In the month of June 2016 I had the pleasure of meeting a member of the West Los Angeles United Methodist Church, Gregory Shikata, who is also the film coordinator for the monthly Japanese films shown at the church. It was through The Rafu Shimpo that he got in touch with me and invited me to be his guest for the movie “Our Little Sister.”
It was indeed a surprise and somewhat exciting to learn that Mr. Shikata is the son of the famous Japanese American actress who played the role of Hana-ogi in the 1957 film “Sayonara,” with Marlon Brando. All I could think was WOW! Ain’t that something!?
Another pleasure was through the kindness of Mr. Shikata and Miiko Taka, I now have two beautiful photos taken from that film, which I will treasure.
Miiko Taka was born in Seattle, Washington, 91 years ago and settled in Los Angeles. She was interned with her family at the Gila River Relocation Center in Arizona in the early 1940s. She is married and now resides in Las Vegas, Nevada.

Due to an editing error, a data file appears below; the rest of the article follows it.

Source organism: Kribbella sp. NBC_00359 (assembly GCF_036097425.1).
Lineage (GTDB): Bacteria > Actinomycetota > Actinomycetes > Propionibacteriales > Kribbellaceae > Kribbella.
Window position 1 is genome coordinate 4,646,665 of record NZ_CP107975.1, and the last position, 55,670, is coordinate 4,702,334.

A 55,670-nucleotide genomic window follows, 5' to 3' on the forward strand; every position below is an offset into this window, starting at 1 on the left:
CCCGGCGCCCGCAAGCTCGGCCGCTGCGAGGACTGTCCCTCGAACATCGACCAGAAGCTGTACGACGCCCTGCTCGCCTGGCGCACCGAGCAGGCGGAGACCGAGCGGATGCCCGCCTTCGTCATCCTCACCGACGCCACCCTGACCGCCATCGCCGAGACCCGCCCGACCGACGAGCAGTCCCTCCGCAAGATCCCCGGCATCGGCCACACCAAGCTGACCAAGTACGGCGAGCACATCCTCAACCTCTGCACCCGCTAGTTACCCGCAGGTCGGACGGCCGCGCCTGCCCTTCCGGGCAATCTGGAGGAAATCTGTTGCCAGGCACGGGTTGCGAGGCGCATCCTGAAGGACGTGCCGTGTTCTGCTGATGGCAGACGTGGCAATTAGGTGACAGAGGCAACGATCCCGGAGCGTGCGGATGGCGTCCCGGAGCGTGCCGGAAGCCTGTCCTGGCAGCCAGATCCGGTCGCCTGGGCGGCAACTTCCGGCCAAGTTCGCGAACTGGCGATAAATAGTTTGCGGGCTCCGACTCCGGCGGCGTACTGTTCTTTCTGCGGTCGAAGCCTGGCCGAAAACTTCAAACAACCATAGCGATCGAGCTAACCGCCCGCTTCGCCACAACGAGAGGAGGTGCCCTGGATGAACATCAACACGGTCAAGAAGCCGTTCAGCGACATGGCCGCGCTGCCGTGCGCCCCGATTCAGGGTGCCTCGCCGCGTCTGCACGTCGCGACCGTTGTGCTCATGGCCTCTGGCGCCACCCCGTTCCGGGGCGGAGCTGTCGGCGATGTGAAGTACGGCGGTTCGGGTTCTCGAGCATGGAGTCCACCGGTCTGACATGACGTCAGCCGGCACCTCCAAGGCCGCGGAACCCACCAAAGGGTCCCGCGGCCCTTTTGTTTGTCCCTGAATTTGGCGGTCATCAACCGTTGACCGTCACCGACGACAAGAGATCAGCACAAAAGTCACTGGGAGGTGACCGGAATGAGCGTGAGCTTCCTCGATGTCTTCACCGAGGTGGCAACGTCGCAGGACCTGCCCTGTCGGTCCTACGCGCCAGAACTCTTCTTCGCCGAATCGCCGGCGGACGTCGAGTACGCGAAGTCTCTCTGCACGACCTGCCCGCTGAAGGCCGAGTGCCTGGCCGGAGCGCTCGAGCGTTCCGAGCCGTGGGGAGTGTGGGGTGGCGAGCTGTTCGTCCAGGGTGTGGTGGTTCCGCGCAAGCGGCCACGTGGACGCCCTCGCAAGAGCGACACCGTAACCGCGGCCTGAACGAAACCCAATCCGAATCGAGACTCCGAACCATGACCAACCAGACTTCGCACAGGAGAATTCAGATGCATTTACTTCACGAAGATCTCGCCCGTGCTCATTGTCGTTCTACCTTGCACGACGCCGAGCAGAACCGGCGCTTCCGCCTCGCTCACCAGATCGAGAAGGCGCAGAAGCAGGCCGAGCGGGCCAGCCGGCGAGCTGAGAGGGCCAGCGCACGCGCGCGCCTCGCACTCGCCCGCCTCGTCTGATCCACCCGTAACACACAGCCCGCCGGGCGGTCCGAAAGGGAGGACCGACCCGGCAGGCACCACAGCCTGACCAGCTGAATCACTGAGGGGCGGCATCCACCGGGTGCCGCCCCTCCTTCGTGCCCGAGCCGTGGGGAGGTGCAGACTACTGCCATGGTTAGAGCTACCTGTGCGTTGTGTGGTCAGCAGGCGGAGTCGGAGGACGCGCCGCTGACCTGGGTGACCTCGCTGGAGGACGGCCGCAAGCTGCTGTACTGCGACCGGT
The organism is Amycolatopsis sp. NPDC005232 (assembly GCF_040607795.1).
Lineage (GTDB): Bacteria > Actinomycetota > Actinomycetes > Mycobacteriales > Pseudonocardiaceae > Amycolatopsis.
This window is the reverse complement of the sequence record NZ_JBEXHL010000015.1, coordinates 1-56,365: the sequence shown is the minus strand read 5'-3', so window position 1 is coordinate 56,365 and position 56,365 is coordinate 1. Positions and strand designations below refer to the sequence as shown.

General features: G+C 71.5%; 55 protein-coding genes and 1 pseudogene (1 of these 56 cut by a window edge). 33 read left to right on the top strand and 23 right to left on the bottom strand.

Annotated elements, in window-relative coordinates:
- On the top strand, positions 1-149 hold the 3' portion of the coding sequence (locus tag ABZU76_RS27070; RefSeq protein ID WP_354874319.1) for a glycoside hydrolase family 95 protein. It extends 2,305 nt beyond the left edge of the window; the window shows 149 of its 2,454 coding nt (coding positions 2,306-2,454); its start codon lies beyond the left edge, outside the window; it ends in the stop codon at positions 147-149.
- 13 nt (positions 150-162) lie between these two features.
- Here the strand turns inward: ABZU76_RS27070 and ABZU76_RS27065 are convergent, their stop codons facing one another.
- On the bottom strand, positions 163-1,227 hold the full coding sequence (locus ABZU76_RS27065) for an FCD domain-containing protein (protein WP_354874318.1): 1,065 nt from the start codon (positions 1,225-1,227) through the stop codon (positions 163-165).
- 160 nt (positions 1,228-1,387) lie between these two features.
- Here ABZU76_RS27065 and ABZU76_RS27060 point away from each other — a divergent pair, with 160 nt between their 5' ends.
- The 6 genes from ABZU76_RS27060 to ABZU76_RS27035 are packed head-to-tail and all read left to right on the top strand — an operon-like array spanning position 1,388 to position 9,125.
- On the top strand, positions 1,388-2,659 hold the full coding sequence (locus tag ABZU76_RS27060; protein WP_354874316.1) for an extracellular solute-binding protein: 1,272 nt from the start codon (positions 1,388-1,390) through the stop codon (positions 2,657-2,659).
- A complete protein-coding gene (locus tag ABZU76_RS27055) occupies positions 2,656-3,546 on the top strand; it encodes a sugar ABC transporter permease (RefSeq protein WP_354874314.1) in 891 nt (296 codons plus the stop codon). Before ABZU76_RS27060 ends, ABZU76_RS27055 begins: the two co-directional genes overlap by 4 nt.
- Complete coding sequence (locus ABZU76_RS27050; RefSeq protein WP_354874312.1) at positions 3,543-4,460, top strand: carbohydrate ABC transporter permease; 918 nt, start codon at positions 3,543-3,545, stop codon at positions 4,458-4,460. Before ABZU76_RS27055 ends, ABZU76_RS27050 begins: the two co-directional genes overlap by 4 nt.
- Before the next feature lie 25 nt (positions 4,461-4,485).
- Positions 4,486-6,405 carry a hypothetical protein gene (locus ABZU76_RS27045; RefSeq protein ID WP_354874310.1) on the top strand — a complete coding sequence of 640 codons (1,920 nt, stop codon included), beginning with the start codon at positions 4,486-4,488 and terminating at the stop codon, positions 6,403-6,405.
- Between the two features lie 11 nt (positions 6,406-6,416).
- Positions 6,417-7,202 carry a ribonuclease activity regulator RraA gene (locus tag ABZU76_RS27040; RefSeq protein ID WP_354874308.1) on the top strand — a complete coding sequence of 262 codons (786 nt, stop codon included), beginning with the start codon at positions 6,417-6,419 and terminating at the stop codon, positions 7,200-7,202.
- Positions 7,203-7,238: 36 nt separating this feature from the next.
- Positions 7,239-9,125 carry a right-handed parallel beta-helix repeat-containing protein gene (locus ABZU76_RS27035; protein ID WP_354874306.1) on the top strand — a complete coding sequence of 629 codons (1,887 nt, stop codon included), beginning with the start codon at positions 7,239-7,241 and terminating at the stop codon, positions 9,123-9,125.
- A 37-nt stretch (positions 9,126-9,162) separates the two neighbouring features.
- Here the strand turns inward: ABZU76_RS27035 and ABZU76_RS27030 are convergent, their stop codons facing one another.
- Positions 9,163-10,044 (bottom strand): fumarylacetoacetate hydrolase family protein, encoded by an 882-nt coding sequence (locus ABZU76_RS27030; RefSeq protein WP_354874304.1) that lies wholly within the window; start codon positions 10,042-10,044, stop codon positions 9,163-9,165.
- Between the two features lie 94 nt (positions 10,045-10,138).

Regarding the film “Sayonara,” it is about the military, romance, racism and relationships. Brando plays the part of an U.S. Air Force major who falls in love with a beautiful Japanese actress (Miiko Taka). He cannot make up his mind to continue this relationship (romance) since his chief airman (Red Buttons) married a Japanese woman (Miyoshi Umeki), thus jeopardizing his military career.
Miiko Taka has starred in 13 movies since her first film in 1957, “Sayonara.” She co-stared with Miyoshi Umeki the second time in the 1961 film “Cry for Happy.” Among her other movies, she has starred in the following:
1963, “A Global Affair” with Bob Hope
1965, “The Art of Love” with James Garner
1966, “Walk Don’t Run” with Cary Grant
1968, “The Power” with Cary Grant
1973, “Lost Horizon” with Peter Finch
1975, “Paper Tiger” with Toshiro Mifune
1978, “The Big Fix” with Richard Dreyfuss
1982, “The Challenge” with Toshiro Mifune
A personal note to Miika Taka: I know this article will bring back FOND memories of the movie “Sayonara.” I know, too, the role you played in each film gave you much pleasure and joy, which I am sure are stored in your heart and mind.
THANK YOU, Miiko.
Maggie Ishino is a*Rafu typist and can be reached at email@example.com. Opinions expressed are not necessarily those of The Rafu Shimpo.